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See detailElastic uplift in southeast Greenland due to rapid ice mass lost
Khan, Shfaqat A.; Wahr, John; Stearns, Leigh A. et al

in Geophysical Research Letters (2007), 34(L21701), 1-6

The rapid unloading of ice from the southeastern sector of the Greenland ice sheet between 2001 and 2006 caused an elastic uplift of ~35 mm at a GPS site in Kulusuk. Most of the uplift results from ice ... [more ▼]

The rapid unloading of ice from the southeastern sector of the Greenland ice sheet between 2001 and 2006 caused an elastic uplift of ~35 mm at a GPS site in Kulusuk. Most of the uplift results from ice dynamic-induced volume losses on two nearby outlet glaciers. Volume loss from Helheim Glacier, calculated from sequential digital elevation models, contributes about ~16 mm of the observed uplift, with an additional ~5 mm from volume loss of Kangerdlugssuaq Glacier. The remaining uplift signal is attributed to significant melt-induced ice volume loss from the ice sheet margin along the southeast coast between 62°N and 66°N. [less ▲]

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See detailA Combination of Space and Terrestrial Geodetic Techniques to Monitor Land Subsidence: Case Study, the Southeastern Po Plain, Italy
Zerbini, S. A E; Richter, B. B; Rocca, F. C et al

in Journal of Geophysical Research. Solid Earth (2007), 112(5),

The southeastern Po Plain is affected by high natural and anthropogenic subsidence. The area is well suited to test the application of an observational strategy which combines different techniques to ... [more ▼]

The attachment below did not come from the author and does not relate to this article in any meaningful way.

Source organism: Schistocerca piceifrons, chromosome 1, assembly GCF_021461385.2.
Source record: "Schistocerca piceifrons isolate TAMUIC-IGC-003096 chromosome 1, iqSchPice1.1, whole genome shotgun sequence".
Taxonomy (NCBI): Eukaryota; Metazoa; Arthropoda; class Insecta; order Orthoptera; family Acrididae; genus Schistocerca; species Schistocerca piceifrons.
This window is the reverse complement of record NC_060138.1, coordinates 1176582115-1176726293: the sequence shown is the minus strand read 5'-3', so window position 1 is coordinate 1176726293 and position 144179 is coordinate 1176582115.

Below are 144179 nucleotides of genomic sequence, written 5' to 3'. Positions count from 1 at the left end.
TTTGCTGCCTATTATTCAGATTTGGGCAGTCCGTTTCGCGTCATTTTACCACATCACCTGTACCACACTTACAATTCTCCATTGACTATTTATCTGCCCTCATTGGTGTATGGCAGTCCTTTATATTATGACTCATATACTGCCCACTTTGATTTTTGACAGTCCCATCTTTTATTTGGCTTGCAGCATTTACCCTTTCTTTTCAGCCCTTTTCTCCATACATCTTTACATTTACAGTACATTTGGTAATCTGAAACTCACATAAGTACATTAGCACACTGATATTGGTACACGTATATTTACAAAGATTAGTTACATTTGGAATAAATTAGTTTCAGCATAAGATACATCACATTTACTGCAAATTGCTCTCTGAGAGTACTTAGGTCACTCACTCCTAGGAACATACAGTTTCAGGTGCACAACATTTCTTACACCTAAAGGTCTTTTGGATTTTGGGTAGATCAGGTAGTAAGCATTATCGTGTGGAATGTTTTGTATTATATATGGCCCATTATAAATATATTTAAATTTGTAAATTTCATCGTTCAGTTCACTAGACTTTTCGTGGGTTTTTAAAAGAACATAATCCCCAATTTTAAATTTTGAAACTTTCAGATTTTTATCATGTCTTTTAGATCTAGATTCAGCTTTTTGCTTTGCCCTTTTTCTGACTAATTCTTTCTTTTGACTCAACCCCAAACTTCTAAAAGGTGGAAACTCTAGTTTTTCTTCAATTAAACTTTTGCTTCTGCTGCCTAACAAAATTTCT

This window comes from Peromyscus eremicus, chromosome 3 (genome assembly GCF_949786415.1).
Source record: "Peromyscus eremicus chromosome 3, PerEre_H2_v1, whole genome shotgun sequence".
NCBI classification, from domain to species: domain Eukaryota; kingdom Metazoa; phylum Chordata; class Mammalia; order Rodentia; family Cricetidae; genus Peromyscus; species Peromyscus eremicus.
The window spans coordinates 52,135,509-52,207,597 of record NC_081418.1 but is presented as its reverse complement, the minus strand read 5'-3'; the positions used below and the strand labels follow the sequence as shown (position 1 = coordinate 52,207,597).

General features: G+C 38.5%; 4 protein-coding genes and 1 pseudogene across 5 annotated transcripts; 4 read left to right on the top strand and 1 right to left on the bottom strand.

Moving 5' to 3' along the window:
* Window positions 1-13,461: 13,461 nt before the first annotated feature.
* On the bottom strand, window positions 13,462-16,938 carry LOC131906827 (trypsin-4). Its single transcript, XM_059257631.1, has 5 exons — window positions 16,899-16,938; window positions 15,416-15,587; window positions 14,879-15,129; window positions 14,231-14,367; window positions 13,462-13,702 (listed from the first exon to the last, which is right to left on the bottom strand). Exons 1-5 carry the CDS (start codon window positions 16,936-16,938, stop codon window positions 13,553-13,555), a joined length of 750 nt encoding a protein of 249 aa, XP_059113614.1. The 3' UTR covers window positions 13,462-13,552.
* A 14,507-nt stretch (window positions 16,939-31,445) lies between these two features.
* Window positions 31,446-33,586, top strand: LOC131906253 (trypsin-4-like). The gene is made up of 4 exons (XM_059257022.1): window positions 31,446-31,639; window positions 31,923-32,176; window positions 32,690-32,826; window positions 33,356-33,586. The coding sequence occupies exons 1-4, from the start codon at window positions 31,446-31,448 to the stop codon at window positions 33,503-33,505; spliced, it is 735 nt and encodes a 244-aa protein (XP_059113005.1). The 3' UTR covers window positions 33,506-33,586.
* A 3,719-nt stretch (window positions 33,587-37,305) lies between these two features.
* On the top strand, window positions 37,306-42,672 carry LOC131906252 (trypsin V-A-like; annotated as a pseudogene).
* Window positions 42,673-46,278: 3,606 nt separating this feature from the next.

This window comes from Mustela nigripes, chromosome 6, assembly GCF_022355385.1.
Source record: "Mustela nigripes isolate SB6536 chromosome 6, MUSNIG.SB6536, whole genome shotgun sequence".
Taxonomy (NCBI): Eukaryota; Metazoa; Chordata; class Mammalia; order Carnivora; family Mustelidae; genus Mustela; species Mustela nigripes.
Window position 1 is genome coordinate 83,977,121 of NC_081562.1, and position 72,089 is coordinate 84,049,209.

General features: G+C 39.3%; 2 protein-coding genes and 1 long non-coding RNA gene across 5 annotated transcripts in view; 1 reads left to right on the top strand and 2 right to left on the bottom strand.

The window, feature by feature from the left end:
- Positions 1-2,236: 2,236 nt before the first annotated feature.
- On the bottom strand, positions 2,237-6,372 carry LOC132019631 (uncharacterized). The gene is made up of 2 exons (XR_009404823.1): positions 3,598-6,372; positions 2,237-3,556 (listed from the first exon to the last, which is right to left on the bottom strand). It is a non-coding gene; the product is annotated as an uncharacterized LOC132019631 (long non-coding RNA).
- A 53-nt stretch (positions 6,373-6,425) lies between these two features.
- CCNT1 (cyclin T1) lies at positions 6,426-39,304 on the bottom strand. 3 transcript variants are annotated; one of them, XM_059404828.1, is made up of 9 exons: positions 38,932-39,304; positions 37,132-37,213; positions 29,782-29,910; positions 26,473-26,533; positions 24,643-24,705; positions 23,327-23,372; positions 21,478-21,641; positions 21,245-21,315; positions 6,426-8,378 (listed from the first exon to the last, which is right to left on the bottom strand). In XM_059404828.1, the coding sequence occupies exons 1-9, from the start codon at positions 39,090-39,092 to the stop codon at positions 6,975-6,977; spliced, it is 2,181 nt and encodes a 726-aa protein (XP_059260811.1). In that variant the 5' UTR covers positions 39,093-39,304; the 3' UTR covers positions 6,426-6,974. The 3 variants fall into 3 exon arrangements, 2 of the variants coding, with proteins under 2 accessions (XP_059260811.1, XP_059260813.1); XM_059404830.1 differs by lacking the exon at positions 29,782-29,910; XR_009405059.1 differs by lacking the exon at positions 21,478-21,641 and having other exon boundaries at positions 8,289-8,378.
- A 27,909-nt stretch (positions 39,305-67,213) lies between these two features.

The southeastern Po Plain is affected by high natural and anthropogenic subsidence. The area is well suited to test the application of an observational strategy which combines different techniques to extract information on the spatial and temporal variability of the subsidence. The simultaneous availability, at a few stations, of several geodetic observation techniques such as Global Positioning System (GPS), gravity, and Interferometric Synthetic Aperture Radar (InSAR) allows for validation of the individual time series. The combination takes advantage of the complementary strengths of each technique by overcoming the limitations inherent in each single technique alone. The combination of velocities derived from the GPS and gravity data, further complemented by the results of the InSAR Permanent Scatterers technique, allows us to monitor continuously, in space and time, vertical crustal movements. This high-density information is of major importance for understanding the processes responsible for the observed deformation. Here long-term trends were derived, enabling us to map the behavior of subsidence (even exceeding 20 mm/yr) with high spatial resolution in the southeastern Po Plain. The uplifting behavior of the Apennines chain bordering the Po Plain is identified together with a narrow zone separating the contrasting vertical crustal movements. Copyright 2007 by the American Geophysical Union. [less ▲]